ALMOST $9 million embezzled by Nigerian government officials and hidden in a Jersey bank account has been seized by the Royal Court.
The funds were transferred to the Island in 2014 as part of a wider corrupt scheme during which government funds legitimately released to buy arms and aviation equipment in the fight against the Islamist militant group Boko Haram were stolen and moved out of the African state.
Jersey’s Law Officers Department said it was “probable” that most of the funds released for the arms deals between 2009 and 2015 were diverted through foreign bank accounts to and from shell companies to family members of the former ruling party and shared among its members.
The tainted property in the Jersey case was to be used for “such an illicit transaction”, the LoD said.
In November last year, Attorney General Mark Temple served a forfeiture notice under the Forfeiture of Assets (Civil Proceedings) (Jersey) Law 2018 to seize the funds.
The Royal Court granted the application on Friday and the funds will now be returned to Nigeria.
In a statement, the LoD said: “The Attorney General successfully demonstrated that the tainted property belonged to the Federal Republic of Nigeria. It was more likely than not stolen from the people of Nigeria by high-ranking officials within certain departments of the Nigerian Government in 2014.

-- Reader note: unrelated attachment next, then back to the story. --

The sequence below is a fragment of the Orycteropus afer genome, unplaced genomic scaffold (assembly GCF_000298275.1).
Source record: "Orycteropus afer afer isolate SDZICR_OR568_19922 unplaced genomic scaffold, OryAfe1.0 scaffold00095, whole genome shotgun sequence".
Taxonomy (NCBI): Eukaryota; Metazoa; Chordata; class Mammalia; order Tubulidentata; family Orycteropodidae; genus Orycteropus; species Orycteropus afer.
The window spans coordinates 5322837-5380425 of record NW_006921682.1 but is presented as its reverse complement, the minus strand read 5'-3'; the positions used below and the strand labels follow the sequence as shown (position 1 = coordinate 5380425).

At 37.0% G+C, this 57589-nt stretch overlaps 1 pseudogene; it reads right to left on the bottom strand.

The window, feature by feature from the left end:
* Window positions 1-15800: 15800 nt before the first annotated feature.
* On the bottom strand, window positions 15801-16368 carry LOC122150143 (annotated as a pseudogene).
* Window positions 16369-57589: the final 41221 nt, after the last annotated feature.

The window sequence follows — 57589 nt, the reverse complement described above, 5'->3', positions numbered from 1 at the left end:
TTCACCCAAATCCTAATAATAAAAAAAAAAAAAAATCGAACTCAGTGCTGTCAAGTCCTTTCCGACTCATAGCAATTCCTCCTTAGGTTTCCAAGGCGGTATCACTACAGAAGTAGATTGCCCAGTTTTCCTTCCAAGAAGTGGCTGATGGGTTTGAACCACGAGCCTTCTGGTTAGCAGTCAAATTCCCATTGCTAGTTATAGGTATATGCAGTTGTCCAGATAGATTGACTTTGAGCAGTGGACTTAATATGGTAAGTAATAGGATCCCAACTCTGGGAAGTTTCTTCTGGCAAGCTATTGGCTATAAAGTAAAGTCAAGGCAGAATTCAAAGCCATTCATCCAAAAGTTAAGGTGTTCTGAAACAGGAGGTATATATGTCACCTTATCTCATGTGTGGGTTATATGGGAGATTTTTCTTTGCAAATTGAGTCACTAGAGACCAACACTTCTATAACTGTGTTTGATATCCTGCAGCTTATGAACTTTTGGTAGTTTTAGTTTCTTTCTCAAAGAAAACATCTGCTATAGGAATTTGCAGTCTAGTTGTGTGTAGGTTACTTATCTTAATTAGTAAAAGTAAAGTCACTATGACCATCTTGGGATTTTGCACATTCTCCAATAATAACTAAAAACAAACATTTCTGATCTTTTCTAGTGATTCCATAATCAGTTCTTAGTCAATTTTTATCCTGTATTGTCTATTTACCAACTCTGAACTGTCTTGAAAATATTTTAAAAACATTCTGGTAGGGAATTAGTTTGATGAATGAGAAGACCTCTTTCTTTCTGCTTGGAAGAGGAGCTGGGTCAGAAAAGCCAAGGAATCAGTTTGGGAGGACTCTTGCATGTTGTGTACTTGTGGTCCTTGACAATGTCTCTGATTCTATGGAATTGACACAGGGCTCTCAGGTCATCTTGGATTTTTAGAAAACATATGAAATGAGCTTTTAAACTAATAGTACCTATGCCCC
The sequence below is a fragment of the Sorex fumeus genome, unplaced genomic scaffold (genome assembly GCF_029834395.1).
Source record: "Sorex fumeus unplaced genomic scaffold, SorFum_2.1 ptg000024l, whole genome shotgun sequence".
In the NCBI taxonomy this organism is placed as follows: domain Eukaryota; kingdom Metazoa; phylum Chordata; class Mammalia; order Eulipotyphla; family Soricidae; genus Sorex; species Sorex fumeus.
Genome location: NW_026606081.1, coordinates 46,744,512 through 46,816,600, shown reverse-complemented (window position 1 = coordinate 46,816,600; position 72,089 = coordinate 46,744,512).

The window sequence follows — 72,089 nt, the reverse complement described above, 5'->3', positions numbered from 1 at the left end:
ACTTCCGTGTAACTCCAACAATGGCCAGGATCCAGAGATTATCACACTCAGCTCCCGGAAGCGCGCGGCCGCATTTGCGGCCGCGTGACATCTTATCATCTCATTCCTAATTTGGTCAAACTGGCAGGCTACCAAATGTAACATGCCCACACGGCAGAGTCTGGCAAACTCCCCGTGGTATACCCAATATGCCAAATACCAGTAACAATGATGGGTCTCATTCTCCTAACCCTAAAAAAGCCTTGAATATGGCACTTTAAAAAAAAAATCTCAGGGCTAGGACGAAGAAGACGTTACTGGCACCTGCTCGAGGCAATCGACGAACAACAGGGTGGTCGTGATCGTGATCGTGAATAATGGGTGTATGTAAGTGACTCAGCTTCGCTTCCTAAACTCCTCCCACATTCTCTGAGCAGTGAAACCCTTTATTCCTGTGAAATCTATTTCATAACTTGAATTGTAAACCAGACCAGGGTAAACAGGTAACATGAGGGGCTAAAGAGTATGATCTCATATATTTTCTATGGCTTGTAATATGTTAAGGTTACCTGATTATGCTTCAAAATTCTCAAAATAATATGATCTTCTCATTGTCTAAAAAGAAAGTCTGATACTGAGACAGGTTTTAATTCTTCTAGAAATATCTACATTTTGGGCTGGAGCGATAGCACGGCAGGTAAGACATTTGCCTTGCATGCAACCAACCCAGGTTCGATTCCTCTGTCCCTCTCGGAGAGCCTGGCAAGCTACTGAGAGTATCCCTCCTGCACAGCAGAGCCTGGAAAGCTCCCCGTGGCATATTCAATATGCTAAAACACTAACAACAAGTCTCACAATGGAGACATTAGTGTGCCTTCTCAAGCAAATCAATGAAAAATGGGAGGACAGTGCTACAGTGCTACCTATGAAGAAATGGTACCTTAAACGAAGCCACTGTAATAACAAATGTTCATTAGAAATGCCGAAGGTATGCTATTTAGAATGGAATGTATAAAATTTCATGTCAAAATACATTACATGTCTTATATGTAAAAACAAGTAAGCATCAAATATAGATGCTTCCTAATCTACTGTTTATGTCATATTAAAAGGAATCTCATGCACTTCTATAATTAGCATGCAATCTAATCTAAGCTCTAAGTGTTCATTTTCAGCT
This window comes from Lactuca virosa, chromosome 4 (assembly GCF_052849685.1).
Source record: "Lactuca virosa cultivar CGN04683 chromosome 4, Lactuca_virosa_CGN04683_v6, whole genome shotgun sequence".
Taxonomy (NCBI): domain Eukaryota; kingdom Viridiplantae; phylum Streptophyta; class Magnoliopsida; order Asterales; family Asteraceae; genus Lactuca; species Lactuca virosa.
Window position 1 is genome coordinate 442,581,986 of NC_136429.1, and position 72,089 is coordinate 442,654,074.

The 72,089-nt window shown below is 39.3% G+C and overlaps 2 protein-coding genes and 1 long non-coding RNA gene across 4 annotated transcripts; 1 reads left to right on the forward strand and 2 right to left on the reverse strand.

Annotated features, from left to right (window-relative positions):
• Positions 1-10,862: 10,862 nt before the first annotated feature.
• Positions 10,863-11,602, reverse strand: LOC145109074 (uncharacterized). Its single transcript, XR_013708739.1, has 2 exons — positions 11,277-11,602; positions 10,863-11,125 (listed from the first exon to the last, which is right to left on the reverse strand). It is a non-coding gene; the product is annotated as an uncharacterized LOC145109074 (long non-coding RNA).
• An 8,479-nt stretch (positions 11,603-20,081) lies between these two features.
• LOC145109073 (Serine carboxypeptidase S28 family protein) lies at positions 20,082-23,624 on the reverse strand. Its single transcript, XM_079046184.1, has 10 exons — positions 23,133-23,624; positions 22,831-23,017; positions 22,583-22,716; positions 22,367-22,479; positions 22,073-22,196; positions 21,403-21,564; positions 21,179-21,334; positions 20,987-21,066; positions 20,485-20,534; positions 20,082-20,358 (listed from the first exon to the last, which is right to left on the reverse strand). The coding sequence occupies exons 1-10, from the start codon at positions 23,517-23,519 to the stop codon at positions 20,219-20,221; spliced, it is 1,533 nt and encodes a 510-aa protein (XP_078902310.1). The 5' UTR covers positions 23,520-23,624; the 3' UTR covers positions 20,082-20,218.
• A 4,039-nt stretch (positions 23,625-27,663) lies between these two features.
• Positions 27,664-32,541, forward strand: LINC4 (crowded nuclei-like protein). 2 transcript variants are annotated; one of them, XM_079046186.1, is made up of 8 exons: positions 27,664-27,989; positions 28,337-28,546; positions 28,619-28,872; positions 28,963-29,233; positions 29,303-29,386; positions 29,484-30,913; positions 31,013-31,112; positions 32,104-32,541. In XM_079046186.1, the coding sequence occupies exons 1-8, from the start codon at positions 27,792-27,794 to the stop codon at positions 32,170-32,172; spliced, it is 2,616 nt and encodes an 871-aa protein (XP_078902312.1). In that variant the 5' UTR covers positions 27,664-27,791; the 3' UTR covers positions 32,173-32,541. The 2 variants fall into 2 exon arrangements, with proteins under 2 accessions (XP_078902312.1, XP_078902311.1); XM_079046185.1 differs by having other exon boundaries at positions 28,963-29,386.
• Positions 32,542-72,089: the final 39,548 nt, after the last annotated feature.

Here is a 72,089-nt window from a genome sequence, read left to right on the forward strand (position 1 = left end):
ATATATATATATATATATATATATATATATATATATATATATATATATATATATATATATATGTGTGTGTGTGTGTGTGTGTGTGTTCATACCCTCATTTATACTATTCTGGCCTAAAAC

“The tainted property was transferred to Jersey as part of a corrupt scheme in operation at the time, which used third party contractors to siphon off government funds for the personal benefit of Nigerian officials and their associates.”
Mr Temple said that the court order concluded a “complex and long-running asset forfeiture investigation”.
He added: “The Economic Crime and Confiscation Unit of the Law Officers’ Department, with support from the Financial Intelligence Unit Jersey, has worked in close partnership with the Federal Republic of Nigeria to recover the tainted property on behalf of the people of Nigeria.
“I am also grateful to the Asset Forfeiture Unit of the National Prosecuting Authority of South Africa for its assistance to ECCU’s investigation.
“This case again demonstrates the effectiveness of the 2018 Forfeiture Law in recovering the proceeds of corruption and restoring that money to victims of crime. I now intend to negotiate an asset return agreement with the Federal Republic of Nigeria.”
IT is not the first time that the Jersey authorities have seized money funnelled into the Island from Nigeria.
In 2020, more than $300 million embezzled by a Nigerian dictator and hidden in Jersey bank accounts was repatriated to the African state following a landmark agreement. The funds were stolen by General Sani Abacha and his family and associates when he was head of state between 1993 and his death in 1998. The huge sum was moved through the United States’ banking system before being held in accounts in Jersey in the name of Doraville Properties Corporation, a British Virgin Islands company.